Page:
The monolith is oval, measuring about 3.6 kilometers (2.2 miles) by 2.4 kilometers (1.5 miles) wide, with a circumference of 9.4 kilometers (5.8m). The Rock changes color according to the position of the sun. It is most visually remarkable at sunset. Caves at the base of the rock are sacred to several aboriginal tribes and contain carvings and paintings.

When is the best time to visit Uluru?

May to September is the best time to visit Uluru. This is due to the area’s weather. Extreme weather during summer means scorching heat, while in the winter, you will have to contend with temperatures that drop precipitously every night. The weather is much more bearable from May to September. Moreover, the colors of The Rock are much more vibrant during these months.

When is the worst time to visit?

Summer, which is during December, January, and February, is the worst time to visit Uluru. The temperature can be unbearable during the day. You might consider renting an Australian Automobile from car rental companies.

What can I do in Uluru?

The best time to see Uluru is during sunset. Watch as the sun dips in the sky, and the colors of Uluru transform in the shifting light. Also, a great way to appreciate these sacred sites is to join a tour led by aboriginal guides and rangers. You can take a walk around Uluru, and follow the Aboriginal ancestors’ footsteps on one of six established walks around The Rock.

Also, you may welcome the experience of a three-course "Sounds of Silence" dinner at Uluru. Sip sparkling wines and take tiny, dainty, bites of canapés from atop a red desert dune as the sun sets and watch Uluru change colors.

There are also hiking and camel tours around Uluru. You can also ride around The Rock in your vehicle and drink it all in.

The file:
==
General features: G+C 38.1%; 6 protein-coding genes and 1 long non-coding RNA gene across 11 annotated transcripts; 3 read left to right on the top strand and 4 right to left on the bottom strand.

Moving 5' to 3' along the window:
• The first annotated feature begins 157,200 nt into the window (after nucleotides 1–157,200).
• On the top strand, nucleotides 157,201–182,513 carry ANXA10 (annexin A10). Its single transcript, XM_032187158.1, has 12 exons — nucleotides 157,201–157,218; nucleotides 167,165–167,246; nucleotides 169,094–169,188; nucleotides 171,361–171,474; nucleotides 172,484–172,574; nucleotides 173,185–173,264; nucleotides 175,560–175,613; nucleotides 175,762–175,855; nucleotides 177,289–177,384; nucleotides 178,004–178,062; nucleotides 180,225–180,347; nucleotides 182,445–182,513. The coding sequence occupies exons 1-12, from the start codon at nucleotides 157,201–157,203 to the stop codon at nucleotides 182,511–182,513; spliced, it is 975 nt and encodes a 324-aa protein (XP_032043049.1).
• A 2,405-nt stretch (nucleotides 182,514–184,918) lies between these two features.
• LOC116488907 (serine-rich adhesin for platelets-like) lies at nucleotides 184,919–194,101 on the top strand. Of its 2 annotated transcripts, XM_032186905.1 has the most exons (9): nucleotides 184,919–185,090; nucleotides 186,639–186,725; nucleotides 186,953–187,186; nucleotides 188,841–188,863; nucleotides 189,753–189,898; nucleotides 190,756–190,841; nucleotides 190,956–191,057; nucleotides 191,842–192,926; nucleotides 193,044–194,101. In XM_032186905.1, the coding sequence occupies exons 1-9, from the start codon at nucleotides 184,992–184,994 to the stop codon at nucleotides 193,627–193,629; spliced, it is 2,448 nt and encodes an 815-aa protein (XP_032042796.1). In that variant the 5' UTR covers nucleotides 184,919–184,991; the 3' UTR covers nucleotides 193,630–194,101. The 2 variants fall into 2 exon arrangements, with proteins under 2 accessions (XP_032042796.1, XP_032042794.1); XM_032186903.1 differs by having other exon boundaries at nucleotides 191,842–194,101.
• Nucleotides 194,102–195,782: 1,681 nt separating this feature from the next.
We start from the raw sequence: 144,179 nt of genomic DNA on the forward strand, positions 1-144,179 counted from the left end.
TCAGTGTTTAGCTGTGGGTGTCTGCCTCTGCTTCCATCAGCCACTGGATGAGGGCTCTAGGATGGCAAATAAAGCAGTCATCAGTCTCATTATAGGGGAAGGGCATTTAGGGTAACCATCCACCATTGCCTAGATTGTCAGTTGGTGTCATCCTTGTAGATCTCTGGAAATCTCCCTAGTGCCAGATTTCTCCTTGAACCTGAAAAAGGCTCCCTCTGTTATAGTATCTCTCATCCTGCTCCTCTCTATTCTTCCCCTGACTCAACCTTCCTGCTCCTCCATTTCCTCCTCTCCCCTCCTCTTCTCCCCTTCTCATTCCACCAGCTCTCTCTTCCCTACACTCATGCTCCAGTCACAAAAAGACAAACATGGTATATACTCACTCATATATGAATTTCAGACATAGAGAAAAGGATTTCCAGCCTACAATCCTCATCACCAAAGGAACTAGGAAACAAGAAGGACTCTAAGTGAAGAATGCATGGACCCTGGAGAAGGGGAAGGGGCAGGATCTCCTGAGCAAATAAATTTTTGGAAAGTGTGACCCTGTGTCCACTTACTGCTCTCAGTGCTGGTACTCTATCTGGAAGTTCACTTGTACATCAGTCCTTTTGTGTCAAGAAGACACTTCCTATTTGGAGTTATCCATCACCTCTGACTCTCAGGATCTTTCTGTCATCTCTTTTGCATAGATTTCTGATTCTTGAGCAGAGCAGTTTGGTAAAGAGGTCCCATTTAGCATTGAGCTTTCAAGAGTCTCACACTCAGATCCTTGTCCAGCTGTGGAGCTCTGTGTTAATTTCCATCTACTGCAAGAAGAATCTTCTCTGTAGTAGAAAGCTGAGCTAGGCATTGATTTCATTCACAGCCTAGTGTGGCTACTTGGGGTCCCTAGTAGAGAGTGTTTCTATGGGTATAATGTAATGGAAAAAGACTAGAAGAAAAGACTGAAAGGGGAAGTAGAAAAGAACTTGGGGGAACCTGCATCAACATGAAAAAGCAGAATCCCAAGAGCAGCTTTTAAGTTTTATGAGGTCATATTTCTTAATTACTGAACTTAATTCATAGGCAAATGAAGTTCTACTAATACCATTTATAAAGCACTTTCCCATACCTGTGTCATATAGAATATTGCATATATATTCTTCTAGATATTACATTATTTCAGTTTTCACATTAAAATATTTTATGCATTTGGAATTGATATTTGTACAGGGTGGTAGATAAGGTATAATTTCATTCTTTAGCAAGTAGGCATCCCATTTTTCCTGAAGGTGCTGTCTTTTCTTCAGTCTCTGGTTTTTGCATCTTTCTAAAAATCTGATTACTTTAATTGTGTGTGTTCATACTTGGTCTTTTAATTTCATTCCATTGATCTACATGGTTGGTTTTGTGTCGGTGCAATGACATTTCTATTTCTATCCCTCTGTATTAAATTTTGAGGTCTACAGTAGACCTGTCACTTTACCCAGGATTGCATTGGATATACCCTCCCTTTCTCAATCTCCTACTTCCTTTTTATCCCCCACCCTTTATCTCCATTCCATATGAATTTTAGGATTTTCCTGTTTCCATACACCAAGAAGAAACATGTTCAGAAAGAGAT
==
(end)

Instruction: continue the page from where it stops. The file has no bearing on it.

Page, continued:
What makes Uluru famous?

For thousands of years, locals have called it “Uluru.” However, in 1873, a British-born explorer (William Gosse) “discovered” it and named it after the then premier of South Australia, Sir Henry Ayers. Henceforth, Uluru was known as “Ayer’s Rock.” Then, in 1993 it was renamed “Ayer’s Rock /Uluru.” In 2002, they reversed it so it became Uluru/Ayer’s Rock.

About 250,000 people come from all over the world each year to experience the natural and cultural wonders of Uluru. Drive around this location with your Australian automobile to explore the wonders that this location offers. If your car breaks down, not to worry. The Australian government or traffic officers take their quality of roadside assistance up a notch.

Can I drive to Uluru?

You absolutely can. It’s recommended that you drive to Uluru. The drive to Uluru is one of the most amazing experiences you can have in your driving career. Of course, it would take meticulous planning. After all, you’d be taking the drive of a lifetime.

It would take you about thirty hours to drive from Sydney to Uluru. Don’t go non-stop, though. Take restful breaks, because the way to Uluru is part of the adventure. There are so many interesting and beautiful things to stop and see along the way.

From Sydney, the road you’ll be taking is well-paved, so you don’t have to take a four-wheel drive as it is not necessary. A standard sedan will do. Just make sure you have enough fuel and have an ample supply of food and water.

What is the historical significance of Uluru?